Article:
Damon Lindelof is a genius. You know when something is so incredible that we start getting a bit angry because of how flawless it is? That's me on the penultimate chapter, A God Walks into Abar. It's one of the best episodes based on exposition in the history of television! Looking back, I can now affirm that every single shot matters. Every line of dialogue, every tiny little detail. If Game of Thrones ditched tons of narratives and prophecies in its last season, Watchmen does the exact opposite: it literally ties every thread, big or small, together in a seamless fashion.

If you are part of the group of people who gave up on the first episodes due to their ambiguousness, then you missed the answers to the questions that made you quit. You missed one of the best-written seasons ever. Patience is a virtue, and everyone should go back and watch the whole show before jumping to impulsive decisions. I promise: every single story makes sense, and all are blended together in the most perfect, mind-blowing, entertaining way possible. From the wheelchair old man to the whereabouts of Dr. Manhattan or Adrian Veidt, you won't be disappointed. The ending will generate discourse for years or at least until an inevitable (?) second season.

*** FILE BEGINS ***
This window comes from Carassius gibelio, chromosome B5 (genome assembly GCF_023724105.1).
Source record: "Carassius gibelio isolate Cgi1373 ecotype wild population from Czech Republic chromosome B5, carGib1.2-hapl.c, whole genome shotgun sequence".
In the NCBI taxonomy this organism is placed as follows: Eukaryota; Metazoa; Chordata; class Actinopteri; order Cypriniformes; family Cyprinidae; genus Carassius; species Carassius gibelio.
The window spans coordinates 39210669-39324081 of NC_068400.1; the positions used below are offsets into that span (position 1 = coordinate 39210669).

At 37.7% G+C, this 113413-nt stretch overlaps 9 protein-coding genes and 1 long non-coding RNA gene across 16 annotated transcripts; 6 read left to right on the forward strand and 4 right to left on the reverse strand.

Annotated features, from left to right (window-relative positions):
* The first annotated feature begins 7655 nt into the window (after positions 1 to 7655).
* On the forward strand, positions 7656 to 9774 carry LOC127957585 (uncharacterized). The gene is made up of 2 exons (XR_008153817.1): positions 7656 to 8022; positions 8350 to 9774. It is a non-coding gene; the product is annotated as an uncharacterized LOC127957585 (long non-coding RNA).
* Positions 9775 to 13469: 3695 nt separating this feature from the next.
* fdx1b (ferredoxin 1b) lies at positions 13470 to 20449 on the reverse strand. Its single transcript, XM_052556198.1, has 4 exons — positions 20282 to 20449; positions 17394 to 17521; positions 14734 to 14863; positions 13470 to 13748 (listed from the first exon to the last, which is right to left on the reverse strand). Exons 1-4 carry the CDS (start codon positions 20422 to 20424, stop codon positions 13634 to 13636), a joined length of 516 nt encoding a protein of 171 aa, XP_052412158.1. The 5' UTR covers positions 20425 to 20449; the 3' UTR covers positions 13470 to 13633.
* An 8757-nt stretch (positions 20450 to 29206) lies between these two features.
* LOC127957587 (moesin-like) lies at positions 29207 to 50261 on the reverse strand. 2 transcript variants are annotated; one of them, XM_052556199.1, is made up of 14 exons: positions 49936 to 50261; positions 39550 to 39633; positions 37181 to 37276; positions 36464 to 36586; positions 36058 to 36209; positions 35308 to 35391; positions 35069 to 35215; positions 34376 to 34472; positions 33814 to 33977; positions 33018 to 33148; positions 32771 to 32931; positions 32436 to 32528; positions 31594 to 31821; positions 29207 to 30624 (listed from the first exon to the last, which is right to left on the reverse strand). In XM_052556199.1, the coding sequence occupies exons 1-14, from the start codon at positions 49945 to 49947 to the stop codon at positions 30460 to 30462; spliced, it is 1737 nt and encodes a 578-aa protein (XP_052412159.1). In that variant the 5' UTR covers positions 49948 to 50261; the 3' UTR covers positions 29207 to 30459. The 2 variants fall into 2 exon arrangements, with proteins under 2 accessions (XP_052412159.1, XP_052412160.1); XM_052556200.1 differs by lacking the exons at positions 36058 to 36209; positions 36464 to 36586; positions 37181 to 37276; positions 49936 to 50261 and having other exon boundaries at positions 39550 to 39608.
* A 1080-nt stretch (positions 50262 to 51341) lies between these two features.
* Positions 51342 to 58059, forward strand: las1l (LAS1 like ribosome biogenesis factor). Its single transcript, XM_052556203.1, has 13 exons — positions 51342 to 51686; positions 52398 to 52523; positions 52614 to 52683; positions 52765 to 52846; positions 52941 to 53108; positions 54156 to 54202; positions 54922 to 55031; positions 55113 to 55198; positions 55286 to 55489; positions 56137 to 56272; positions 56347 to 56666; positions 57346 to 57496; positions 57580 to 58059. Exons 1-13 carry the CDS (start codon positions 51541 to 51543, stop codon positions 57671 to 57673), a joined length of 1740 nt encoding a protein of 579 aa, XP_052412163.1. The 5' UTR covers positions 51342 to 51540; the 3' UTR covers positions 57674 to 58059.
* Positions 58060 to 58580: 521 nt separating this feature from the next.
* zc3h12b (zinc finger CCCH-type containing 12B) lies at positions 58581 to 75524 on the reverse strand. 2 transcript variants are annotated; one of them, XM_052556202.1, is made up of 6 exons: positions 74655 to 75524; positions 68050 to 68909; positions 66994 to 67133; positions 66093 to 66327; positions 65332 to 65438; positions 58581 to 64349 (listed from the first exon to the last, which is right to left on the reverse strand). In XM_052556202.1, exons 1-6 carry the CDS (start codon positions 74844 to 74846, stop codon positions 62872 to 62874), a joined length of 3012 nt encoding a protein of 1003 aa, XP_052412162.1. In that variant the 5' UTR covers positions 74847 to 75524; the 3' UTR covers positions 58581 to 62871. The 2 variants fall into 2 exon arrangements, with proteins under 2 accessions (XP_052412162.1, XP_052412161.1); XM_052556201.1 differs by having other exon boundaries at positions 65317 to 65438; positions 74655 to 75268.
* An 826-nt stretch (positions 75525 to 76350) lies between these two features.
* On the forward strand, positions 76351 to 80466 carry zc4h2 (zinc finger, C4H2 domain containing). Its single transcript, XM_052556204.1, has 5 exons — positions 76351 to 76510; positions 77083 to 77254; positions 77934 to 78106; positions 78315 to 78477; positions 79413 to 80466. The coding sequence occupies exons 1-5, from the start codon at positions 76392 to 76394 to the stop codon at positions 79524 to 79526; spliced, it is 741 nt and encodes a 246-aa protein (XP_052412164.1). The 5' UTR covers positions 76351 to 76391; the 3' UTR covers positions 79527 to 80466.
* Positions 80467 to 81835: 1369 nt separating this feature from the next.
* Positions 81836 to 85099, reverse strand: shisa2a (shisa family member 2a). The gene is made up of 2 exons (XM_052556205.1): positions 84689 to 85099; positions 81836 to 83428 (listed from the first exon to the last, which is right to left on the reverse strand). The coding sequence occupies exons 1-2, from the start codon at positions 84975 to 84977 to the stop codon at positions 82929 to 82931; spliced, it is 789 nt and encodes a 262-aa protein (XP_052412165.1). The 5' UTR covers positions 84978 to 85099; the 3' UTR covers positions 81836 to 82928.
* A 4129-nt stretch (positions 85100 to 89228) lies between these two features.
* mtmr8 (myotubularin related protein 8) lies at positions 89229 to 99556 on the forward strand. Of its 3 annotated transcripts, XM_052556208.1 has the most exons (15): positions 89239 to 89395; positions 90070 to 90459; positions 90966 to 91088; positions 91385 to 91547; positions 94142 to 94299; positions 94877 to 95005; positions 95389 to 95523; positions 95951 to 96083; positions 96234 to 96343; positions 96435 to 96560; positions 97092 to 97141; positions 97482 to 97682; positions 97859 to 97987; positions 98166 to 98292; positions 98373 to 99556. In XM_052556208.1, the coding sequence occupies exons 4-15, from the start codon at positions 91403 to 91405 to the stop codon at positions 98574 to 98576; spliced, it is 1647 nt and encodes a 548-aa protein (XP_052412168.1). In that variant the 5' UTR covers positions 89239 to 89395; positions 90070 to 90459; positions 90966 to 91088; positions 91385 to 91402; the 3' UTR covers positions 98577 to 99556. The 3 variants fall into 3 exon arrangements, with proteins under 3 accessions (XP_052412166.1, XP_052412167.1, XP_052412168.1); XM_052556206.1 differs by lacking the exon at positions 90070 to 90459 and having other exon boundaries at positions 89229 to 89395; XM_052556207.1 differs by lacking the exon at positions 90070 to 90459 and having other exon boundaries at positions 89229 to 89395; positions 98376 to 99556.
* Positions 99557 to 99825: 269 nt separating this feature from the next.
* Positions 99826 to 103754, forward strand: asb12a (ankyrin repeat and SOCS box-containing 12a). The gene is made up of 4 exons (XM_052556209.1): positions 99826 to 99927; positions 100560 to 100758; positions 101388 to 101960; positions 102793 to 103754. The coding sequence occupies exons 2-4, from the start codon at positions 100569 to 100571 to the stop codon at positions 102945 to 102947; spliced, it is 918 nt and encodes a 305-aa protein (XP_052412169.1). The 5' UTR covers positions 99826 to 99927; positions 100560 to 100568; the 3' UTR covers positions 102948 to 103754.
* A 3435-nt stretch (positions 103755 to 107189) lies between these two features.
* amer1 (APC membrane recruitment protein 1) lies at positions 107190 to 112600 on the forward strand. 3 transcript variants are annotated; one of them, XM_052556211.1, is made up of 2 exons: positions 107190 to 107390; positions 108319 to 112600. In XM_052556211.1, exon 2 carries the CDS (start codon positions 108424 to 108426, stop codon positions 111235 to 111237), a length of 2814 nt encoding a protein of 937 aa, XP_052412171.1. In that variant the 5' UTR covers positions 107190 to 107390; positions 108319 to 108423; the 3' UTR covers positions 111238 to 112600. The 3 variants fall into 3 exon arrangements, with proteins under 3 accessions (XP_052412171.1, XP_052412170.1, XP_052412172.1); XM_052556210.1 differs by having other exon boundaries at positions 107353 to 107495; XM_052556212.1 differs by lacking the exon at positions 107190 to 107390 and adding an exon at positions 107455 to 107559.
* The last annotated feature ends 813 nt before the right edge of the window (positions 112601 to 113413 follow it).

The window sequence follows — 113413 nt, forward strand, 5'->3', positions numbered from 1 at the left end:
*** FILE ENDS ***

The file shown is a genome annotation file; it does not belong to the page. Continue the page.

If, after six episodes, I couldn't wholly assert that Damon Lindelof delivered one of the best TV shows of the year, now I can. Watchmen is not only the best TV series of 2019, but it's one of the best debut seasons I've ever witnessed. From its jaw-dropping writing to the outstanding performances, it possesses more than just a couple of near-perfect episodes. It might scare some people off due to its initial vagueness, but the last episodes compensate the time spent thinking about the numerous questions. If you're a fan of the graphic novel or of Zack Snyder's film, you need to experience this TV adaptation. Just make sure you have previous knowledge of this world because Lindelof doesn't stop to introduce anyone to how things work...

Rating: A+